October 8, 2007


Theatre de la Jeune Lune is doing Figaro in repertory with Don Juan Giovanni. It's a triumph.

It's 1792; Count Almaviva is an old man, hiding from the revolutionary mobs in his crumbling palace, protected by good old Figaro. Susanna has fled to America, where she works for nice Mr. Jefferson and sends back cartons of potatoes. The countess lives quiety in the countryside, a single mother. And so the Count and Figaro look back on that day when everything went mad — a day, in this telling, that lit the bonfires of revolution.

Photo: American Repertory Theater

Dominique Serrand and Steven Epp take Mozart's entertainment, conflate it with Beaumarchais' confection, and wind up with something new, dark, and profound. It's even more refracted than Don Juan, and the orchestration (string quartet and keyboard) has the effect of focusing all the weight of the big, complex scenes on the singers. It's not just Mozart and Beaumarchais; look into this production and you see depths of Beckett, for example, you don't expect to meet here.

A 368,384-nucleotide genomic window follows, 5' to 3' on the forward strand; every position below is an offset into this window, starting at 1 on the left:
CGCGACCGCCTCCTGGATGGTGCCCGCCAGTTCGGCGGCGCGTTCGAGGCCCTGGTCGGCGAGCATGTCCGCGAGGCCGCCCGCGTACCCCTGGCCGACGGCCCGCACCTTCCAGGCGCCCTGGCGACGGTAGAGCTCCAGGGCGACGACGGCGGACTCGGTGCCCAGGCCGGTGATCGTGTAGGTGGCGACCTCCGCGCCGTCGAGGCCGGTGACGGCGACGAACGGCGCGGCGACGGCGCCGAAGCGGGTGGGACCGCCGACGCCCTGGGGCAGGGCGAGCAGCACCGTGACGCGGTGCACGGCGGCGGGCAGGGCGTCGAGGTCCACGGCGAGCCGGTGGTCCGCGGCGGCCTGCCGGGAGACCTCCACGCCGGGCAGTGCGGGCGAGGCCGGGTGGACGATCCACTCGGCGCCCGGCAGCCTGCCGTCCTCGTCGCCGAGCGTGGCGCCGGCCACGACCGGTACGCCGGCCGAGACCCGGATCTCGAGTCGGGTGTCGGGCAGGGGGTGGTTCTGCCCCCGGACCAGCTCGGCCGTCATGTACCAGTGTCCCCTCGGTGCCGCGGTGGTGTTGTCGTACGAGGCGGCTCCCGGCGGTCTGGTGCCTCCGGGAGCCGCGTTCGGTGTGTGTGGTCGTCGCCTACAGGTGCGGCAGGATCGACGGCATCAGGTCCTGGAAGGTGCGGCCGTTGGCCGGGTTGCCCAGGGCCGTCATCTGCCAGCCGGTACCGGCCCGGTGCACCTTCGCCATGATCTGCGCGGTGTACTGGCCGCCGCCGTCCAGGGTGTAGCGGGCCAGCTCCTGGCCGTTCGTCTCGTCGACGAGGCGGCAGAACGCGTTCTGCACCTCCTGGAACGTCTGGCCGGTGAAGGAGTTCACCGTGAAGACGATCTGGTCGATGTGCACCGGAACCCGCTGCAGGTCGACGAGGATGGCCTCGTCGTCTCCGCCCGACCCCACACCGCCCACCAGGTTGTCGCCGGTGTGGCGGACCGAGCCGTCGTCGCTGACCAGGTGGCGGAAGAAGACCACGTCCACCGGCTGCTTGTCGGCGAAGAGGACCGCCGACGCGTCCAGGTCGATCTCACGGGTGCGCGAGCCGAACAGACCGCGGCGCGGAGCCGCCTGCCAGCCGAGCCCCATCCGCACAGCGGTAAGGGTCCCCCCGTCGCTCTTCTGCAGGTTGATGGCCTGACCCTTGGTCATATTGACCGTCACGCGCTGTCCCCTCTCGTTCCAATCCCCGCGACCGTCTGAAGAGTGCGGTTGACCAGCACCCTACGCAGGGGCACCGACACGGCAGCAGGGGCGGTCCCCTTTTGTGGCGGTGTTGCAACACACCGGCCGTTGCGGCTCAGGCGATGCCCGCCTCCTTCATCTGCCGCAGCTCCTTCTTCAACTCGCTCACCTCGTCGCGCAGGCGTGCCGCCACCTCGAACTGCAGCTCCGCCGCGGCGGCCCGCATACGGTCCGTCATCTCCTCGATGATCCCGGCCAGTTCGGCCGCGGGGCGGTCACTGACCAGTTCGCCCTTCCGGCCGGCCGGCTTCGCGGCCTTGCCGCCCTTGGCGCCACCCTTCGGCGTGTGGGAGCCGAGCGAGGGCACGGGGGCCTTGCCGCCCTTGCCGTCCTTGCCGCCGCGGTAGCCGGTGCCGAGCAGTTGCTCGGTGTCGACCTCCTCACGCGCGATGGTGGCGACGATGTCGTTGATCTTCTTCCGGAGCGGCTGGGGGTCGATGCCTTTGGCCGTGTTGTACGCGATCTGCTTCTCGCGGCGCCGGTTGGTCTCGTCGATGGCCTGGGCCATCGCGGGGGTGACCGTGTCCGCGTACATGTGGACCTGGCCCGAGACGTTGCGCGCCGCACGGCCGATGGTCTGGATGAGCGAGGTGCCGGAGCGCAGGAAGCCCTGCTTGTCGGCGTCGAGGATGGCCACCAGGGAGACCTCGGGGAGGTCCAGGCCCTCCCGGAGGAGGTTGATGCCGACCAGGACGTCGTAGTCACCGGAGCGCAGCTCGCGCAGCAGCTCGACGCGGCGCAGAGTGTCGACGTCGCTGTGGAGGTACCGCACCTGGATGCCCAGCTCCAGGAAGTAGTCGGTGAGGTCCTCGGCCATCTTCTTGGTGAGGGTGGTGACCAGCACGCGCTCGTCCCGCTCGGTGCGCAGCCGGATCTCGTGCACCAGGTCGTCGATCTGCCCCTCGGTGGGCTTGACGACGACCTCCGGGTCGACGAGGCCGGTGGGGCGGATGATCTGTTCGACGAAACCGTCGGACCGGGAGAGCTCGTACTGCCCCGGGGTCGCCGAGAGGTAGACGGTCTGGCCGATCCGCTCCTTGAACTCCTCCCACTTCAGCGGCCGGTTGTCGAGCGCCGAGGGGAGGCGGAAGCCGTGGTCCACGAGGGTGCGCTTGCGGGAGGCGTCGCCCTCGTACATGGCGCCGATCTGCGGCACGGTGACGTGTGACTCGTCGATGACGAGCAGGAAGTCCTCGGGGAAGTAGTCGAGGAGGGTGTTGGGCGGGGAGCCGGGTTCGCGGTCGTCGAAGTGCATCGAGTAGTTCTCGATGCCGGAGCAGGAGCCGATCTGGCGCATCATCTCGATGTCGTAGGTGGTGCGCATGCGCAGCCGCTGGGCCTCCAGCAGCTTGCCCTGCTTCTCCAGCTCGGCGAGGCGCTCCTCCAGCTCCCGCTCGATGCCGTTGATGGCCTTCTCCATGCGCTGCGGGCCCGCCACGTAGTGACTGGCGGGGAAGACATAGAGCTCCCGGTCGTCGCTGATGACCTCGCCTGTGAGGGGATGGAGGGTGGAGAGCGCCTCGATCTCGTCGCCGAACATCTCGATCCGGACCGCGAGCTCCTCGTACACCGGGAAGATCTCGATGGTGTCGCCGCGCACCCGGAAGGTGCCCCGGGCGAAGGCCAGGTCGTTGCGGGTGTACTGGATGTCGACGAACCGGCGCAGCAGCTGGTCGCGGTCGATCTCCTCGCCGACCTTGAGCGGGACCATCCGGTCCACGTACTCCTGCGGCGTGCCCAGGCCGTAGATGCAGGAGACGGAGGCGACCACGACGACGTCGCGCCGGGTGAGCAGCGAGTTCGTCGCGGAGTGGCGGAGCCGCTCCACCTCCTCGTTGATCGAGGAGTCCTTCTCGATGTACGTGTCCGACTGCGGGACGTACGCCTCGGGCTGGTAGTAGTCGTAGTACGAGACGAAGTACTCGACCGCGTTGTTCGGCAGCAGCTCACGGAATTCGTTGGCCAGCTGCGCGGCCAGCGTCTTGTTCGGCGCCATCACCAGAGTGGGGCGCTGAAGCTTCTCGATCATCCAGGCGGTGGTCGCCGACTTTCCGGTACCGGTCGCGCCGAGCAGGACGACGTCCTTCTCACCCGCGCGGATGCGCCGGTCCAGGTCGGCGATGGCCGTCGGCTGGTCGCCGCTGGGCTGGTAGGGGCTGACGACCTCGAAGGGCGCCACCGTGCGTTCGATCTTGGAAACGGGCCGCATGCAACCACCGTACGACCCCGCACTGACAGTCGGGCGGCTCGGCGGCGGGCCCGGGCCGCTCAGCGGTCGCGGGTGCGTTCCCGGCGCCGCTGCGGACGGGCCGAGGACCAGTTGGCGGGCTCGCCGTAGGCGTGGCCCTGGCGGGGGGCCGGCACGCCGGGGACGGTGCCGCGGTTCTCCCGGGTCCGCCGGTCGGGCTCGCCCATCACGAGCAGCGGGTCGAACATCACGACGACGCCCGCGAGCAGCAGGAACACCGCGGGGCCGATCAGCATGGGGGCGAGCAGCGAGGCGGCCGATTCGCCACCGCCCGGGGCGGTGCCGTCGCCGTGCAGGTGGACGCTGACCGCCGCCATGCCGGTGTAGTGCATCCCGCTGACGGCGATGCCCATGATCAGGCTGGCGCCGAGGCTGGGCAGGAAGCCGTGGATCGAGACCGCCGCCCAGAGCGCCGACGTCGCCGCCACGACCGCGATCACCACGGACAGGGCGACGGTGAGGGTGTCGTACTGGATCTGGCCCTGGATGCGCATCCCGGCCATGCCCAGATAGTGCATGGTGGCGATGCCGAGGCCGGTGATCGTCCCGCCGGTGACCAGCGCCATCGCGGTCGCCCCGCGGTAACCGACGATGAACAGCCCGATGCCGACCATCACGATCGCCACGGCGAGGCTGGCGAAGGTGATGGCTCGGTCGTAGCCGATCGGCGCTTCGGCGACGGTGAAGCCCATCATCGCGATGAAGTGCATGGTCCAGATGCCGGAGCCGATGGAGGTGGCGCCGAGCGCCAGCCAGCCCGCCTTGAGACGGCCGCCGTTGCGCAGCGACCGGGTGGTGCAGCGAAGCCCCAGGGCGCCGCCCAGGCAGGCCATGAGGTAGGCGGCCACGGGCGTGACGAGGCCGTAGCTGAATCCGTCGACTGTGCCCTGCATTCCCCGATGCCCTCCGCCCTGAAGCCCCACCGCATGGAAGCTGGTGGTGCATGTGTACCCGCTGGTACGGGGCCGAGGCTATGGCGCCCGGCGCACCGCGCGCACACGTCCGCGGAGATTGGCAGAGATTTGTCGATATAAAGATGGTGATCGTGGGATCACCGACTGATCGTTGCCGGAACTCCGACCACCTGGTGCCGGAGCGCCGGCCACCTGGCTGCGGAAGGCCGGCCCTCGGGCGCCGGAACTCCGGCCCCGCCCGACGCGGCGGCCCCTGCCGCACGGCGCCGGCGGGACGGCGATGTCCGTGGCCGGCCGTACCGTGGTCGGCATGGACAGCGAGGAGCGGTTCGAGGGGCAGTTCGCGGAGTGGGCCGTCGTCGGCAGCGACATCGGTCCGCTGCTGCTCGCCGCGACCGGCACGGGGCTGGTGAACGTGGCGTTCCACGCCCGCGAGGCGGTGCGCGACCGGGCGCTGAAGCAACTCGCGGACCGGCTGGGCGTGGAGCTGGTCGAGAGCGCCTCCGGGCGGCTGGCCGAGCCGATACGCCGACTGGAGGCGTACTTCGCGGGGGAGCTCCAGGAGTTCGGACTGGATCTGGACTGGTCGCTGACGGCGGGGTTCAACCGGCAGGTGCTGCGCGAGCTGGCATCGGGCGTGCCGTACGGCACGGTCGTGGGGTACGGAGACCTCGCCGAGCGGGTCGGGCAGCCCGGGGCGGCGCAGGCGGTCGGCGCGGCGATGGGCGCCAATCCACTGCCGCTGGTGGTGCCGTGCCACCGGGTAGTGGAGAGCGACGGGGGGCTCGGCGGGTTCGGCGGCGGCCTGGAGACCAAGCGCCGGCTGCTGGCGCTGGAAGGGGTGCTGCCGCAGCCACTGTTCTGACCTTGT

Everyone expects a standing ovation these days, but this is probably only the third or the fourth real ovation I've seen in — can it be? — something like twenty seasons of this company.